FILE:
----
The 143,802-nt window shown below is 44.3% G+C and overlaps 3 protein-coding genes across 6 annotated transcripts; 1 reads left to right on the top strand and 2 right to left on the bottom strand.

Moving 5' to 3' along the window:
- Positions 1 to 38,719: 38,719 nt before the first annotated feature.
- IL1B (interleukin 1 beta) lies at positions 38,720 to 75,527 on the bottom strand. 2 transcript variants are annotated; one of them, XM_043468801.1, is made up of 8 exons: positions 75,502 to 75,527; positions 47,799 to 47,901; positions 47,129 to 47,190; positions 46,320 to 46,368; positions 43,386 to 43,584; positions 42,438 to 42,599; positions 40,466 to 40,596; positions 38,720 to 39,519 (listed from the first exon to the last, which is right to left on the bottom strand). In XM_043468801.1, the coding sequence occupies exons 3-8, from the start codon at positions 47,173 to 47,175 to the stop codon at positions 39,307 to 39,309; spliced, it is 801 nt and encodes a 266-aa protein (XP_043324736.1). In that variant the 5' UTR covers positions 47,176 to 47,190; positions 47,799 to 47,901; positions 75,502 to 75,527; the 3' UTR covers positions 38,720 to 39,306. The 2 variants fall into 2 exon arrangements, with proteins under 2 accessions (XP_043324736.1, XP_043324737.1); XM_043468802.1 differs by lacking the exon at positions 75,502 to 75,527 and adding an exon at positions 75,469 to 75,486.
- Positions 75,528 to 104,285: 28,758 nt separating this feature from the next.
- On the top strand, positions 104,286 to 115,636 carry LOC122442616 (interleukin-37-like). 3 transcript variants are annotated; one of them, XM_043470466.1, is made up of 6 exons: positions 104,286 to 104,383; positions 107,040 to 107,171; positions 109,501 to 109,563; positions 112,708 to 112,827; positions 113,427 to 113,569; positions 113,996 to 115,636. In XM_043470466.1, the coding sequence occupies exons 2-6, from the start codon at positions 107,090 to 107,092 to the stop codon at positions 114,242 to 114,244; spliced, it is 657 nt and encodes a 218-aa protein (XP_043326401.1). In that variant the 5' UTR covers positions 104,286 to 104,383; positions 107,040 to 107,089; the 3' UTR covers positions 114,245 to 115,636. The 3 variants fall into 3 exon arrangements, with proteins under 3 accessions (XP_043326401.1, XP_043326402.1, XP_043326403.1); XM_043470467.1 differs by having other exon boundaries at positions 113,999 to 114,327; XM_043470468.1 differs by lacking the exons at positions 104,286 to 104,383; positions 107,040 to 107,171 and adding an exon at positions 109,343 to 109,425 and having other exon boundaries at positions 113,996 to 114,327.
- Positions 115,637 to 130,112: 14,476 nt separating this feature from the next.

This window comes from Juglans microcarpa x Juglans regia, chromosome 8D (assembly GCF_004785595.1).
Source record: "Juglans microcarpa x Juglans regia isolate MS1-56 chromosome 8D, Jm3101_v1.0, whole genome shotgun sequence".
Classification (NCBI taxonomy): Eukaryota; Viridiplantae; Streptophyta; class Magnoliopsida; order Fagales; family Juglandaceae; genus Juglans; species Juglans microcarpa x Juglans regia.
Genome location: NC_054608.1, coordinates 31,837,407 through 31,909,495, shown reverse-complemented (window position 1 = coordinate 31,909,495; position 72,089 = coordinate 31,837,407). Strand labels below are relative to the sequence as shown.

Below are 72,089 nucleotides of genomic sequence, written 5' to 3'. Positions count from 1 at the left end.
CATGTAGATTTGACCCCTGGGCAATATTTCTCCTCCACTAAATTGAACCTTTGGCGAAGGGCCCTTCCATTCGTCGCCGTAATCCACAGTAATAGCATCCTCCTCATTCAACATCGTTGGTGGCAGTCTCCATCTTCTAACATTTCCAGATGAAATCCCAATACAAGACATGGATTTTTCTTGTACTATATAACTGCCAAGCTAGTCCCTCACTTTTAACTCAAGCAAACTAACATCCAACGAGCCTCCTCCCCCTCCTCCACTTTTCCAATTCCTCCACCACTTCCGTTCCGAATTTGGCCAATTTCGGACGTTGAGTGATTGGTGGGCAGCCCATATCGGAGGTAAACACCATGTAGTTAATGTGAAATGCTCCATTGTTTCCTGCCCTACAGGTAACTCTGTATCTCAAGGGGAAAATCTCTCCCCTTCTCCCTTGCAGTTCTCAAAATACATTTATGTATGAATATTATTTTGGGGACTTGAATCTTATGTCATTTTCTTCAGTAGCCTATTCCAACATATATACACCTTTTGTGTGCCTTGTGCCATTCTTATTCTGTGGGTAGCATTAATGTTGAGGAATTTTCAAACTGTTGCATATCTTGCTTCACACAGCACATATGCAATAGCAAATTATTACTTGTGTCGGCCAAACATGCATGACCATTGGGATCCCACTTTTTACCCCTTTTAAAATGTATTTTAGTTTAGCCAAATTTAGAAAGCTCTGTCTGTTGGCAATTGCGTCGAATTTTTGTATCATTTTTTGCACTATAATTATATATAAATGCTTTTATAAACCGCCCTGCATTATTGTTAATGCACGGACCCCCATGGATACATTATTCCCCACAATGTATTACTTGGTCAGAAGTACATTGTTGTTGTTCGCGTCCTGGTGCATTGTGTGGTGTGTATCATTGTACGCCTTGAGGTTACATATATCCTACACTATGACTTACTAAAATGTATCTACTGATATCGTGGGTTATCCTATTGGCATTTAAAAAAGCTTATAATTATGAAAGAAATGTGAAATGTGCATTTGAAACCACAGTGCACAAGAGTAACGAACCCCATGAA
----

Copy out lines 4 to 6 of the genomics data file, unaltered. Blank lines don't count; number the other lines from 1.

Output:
- IL1B (interleukin 1 beta) lies at positions 38,720 to 75,527 on the bottom strand. 2 transcript variants are annotated; one of them, XM_043468801.1, is made up of 8 exons: positions 75,502 to 75,527; positions 47,799 to 47,901; positions 47,129 to 47,190; positions 46,320 to 46,368; positions 43,386 to 43,584; positions 42,438 to 42,599; positions 40,466 to 40,596; positions 38,720 to 39,519 (listed from the first exon to the last, which is right to left on the bottom strand). In XM_043468801.1, the coding sequence occupies exons 3-8, from the start codon at positions 47,173 to 47,175 to the stop codon at positions 39,307 to 39,309; spliced, it is 801 nt and encodes a 266-aa protein (XP_043324736.1). In that variant the 5' UTR covers positions 47,176 to 47,190; positions 47,799 to 47,901; positions 75,502 to 75,527; the 3' UTR covers positions 38,720 to 39,306. The 2 variants fall into 2 exon arrangements, with proteins under 2 accessions (XP_043324736.1, XP_043324737.1); XM_043468802.1 differs by lacking the exon at positions 75,502 to 75,527 and adding an exon at positions 75,469 to 75,486.
- Positions 75,528 to 104,285: 28,758 nt separating this feature from the next.
- On the top strand, positions 104,286 to 115,636 carry LOC122442616 (interleukin-37-like). 3 transcript variants are annotated; one of them, XM_043470466.1, is made up of 6 exons: positions 104,286 to 104,383; positions 107,040 to 107,171; positions 109,501 to 109,563; positions 112,708 to 112,827; positions 113,427 to 113,569; positions 113,996 to 115,636. In XM_043470466.1, the coding sequence occupies exons 2-6, from the start codon at positions 107,090 to 107,092 to the stop codon at positions 114,242 to 114,244; spliced, it is 657 nt and encodes a 218-aa protein (XP_043326401.1). In that variant the 5' UTR covers positions 104,286 to 104,383; positions 107,040 to 107,089; the 3' UTR covers positions 114,245 to 115,636. The 3 variants fall into 3 exon arrangements, with proteins under 3 accessions (XP_043326401.1, XP_043326402.1, XP_043326403.1); XM_043470467.1 differs by having other exon boundaries at positions 113,999 to 114,327; XM_043470468.1 differs by lacking the exons at positions 104,286 to 104,383; positions 107,040 to 107,171 and adding an exon at positions 109,343 to 109,425 and having other exon boundaries at positions 113,996 to 114,327.